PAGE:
Sociolinguistic constructs of ethnic identity: the syntactic delineation of Lumbee English

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Dannenberg, Clare J. “Sociolinguistic constructs of ethnic identity: the syntactic delineation of Lumbee English.” Diss. Chapel Hill: U of North Carolina at Chapel Hill, 1999. 167 pages.


Dannenberg studies three forms of be --perfective, finite bes, and null copula --in Lumbee English. She compares Lumbee use of be to use by Anglo-Americans and African Americans. She also analyzes the ways in which Robeson County speakers use forms of be to maintain ethnic boundaries.

Dannenberg analyzed taped interviews with Robeson County residents to gather her data. The interviews conducted by the North Carolina Language and Life Project (NCLLP) from 1994-1999 surveyed over 220 Robeson County residents, spanning all three ethnic groups and ages 10-98. Tapes from the Oral History Project conducted by the University of Florida, (see The Lumbee Indians: an annotated bibliography, item 1044) and the Adolph Dial interviews were produced in the mid-1970's; participants were aged 50-90 at the time. Dannenberg remarks that “Combining data from these three sources allows for an apparent time comparison of language variation and change over the last one hundred years” (p. 7).

The NCLLP interviews were “casual and conversational in nature, following the format of the traditional sociolinguistic interview” (p. 8). The questionnaire used by the interviewers is reproduced as Appendix A. Dannenberg explains how participants were selected for the NCLLP interviews, how the interviews were recorded (equipment used, recording considerations for the interview setting), and how the data was analyzed (using VARBRUL, “a multivariate, probabilistic program designed to weigh the effects of language-internal and extralinguistic constraints on variable speech” (p. 11)).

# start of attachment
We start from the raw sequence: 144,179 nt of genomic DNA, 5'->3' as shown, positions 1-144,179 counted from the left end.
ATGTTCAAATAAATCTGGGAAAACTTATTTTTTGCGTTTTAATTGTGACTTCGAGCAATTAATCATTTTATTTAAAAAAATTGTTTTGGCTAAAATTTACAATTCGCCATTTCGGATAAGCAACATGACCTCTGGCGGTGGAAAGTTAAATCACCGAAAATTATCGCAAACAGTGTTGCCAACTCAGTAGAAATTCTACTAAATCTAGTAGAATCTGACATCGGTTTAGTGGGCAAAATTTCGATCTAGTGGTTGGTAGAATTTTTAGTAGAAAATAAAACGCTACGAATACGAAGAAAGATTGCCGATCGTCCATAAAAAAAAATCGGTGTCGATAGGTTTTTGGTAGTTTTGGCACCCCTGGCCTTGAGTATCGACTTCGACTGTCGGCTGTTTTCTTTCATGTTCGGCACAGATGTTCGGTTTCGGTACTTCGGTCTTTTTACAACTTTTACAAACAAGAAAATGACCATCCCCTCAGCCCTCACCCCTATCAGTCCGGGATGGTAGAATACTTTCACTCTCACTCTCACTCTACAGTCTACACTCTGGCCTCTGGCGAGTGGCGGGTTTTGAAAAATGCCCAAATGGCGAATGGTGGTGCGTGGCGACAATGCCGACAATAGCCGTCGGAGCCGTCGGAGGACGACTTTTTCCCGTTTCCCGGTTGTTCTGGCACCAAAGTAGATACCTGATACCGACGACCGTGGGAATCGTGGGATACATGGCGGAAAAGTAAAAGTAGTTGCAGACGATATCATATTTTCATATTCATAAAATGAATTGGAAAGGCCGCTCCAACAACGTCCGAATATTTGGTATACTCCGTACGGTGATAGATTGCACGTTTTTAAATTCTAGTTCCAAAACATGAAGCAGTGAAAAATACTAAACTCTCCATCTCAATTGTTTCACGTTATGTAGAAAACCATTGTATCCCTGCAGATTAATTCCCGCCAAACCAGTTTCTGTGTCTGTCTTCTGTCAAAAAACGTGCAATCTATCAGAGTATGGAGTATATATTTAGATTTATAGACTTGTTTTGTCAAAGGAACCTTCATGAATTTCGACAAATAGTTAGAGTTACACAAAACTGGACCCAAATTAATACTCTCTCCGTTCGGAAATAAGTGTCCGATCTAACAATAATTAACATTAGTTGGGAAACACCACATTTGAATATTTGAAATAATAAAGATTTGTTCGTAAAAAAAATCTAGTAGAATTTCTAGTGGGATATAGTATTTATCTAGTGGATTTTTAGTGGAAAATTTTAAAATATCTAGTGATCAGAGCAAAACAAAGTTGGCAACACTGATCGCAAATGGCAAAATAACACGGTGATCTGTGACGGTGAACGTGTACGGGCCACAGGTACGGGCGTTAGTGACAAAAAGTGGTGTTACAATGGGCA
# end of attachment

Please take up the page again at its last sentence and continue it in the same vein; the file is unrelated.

The chapters of the dissertation are as follows:

  • Chapter 1: Introduction.
  • Chapter 2: History of the roots of Lumbee English, from prehistory to current times, with additional background information on salient events in Lumbee history and on the history of Whites and African Americans in Robeson County. 
  • Chapter 3: Use of perfective be in Lumbee English. 
  • Chapter 4: Use of finite be(s) in Lumbee English. 
  • Chapter 5: Occurrence of null copula among all three ethnic groups in Robeson County.
  • Chapter 6: Analysis of Lumbee use of varieties of be to negotiate and renegotiate ethnic boundaries.

Useful tables include 2.2, “A comparative, selective lexical profile of Lumbee Vernacular English” (p. 53); 2.3, “A comparative profile of Lumbee Vernacular English pronunciation” (p. 55), and 2.4, “A comparative dialect profile of Lumbee Vernacular English grammar” (p.57).

Dannenberg's conclusions, listed in Chapter 6, include the following:

  • In Robeson County, use of perfective be is unique to the Lumbee. 
  • Both Lumbee and Anglo-American speakers use null copula with are; the two ethnic groups are similar in both form and occurrence of this language feature. 
  • Lumbee use of finite bes is similar to older versions of African American Vernacular English (AAVE) described in the Linguistic Atlas of the United States, although younger Lumbee use is similar to the AAVE habitual bes. Dannenberg summarizes: “Considered together, . . . the forms of be analyzed in this study demonstrate that the Lumbee maintain a distinct and unique 'fit' in relation to local and regional varieties of English--not African American, not Anglo-American” (p. 145). 
  • “Ethnic identity is a negotiable process rather than a static construct” (p. 145)--illustrated by the fact that perfective be, a relic form, can be considered an ethnic marker, and finite be(s) has experienced changing alignments over time. 
  • Lumbee use of forms of be indicates that “. . . Lumbee English is quite adaptable in the face of language loss and encroachment. The ability of Lumbee English to adjust and reconfigure is certainly a testament to the vitality of this language variety” (p.150).
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